The power savings point is determined by measuring the reduced power and comparing it to the target power value measured during Warm-Up mode. When the target power is reached (e.g., load power=75% of Warm-Up power), operation switches to Savings Mode.
After ramping down to the target power savings point during Enter Savings, a feedback control system is activated which regulates the switch 17 timing to maintain the target power savings point. However, the regulation point is not power, but is phase angle which provides tolerance to load switching and lamp outages. At the end of the Enter Savings mode, when the target power is achieved, a voltage which represents the load phase angle is stored. Referring to FIG. 4, phase measurement circuit 9, generates and stores a DC reference voltage representative of the phase difference between the AC line current and AC line voltage. During Savings mode, phase measurement circuit 9 continues to generate a voltage signal representative of the phase difference between the line current and voltage. If the two voltages are not equal, then the switch control circuit 101 will adjust the duty cycle of the switch 17 to reduce the difference to maintain the reference load phase angle. It has been found that the input phase angle is a good representation of the desired power savings ratio (ratio of target power to initial power) even in the presence of subsequent changes in the load power caused by outages or downline switching. The representative line voltage, line current and instantaneous input power waveforms during Savings are shown in FIGS. 6(A)-(C), respectively.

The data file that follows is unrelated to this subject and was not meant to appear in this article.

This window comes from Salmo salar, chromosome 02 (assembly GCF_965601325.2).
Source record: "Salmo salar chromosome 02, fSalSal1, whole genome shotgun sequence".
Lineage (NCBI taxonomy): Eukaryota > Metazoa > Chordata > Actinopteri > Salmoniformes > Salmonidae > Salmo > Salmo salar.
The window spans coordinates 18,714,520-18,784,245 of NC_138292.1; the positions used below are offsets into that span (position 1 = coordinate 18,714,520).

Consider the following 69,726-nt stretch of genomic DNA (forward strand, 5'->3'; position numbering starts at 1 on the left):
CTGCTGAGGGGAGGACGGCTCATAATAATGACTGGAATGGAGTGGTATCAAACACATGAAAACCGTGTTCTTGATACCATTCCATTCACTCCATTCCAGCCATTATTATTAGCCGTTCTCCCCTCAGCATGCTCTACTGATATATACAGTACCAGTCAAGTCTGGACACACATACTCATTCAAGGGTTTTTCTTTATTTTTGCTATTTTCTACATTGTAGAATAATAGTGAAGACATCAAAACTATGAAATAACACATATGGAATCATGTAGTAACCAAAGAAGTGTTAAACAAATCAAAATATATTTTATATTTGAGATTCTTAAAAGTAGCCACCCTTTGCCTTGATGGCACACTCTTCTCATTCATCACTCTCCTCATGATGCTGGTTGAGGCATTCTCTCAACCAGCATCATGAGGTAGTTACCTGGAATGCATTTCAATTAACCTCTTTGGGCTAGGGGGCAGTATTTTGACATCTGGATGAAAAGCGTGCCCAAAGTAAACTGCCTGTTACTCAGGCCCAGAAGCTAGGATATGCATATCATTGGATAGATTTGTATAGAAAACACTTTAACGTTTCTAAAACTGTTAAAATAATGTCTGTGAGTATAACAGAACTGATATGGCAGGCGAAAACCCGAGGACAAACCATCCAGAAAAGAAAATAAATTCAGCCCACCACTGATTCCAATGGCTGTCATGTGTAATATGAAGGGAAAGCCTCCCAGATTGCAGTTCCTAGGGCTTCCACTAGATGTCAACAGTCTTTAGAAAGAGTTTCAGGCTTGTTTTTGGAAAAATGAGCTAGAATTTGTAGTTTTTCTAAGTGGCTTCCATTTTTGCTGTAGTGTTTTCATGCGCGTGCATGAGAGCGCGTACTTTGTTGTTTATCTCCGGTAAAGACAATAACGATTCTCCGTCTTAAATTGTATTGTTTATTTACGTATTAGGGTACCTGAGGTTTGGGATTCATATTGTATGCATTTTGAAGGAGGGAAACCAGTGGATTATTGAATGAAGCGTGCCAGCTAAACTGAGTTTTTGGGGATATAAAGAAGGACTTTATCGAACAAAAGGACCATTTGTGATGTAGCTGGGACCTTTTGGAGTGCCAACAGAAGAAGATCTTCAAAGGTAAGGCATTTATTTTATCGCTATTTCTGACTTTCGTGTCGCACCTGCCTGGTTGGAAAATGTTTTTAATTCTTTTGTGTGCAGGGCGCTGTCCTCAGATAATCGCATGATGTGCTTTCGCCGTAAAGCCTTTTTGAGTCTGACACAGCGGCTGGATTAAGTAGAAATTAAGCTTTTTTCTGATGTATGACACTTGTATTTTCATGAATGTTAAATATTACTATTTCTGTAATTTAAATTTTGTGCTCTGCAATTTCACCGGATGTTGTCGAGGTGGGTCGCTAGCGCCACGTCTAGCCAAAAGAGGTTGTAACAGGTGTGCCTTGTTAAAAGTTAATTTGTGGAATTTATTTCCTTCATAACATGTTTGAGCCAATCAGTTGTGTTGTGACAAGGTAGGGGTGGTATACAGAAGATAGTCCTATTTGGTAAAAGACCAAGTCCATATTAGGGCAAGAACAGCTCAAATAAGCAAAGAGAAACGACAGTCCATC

At times it is necessary to exit the savings mode as explained below. This process is also performed in a controlled fashion to prevent noticeable lamp flicker and destructive transients. This mode, where operation is reversed from Savings Mode to the Warm-Up mode is referred to as the Exit Savings or system reset mode, and occurs for any of the following conditions:
1. Operating current range change:
A significant load change has occurred which requires changing the value of the parallel capacitance.
2. Long-term timer timeout:
An internal long-term timer creates a daily system reset. This feature is used in cold climates to apply a daily full-power warmup period to lamp systems, some of which if aged may extinguish in very cold weather conditions when in the savings mode.
The operating current has dropped below the minimum operating current accommodated by the available parallel capacitance values.
4. Line voltage too low:
A return to full power is required for low line voltage conditions to ensure that some ballast types maintain sufficient output voltage to keep their lamps ignited.
After Exit Savings mode is triggered, the phase angle feedback control is disconnected, and the Enter Savings timing control sequence reverses, with power switch 17 turn-off slowly adjusted to occur later in the cycle until turn-off occurs slightly preceding the current zero-crossing. At that point, the switch 17 is turned on continuously and the Warm-Up timer is reset. The timer is released for conditions (1) and (2). The timer is not released for conditions (3) and (4) until the operating current/voltage are within specification. Following timer release the normal Warm-Up mode commences.
Exceptions to the above slow-adjustment process are fault conditions, which quickly turn on the power switch and restore full power to the load 4:
2. Overvoltage or instability due to highly inductive loads;
3. Internal power switch fault.
AC Power Interconnection Circuitry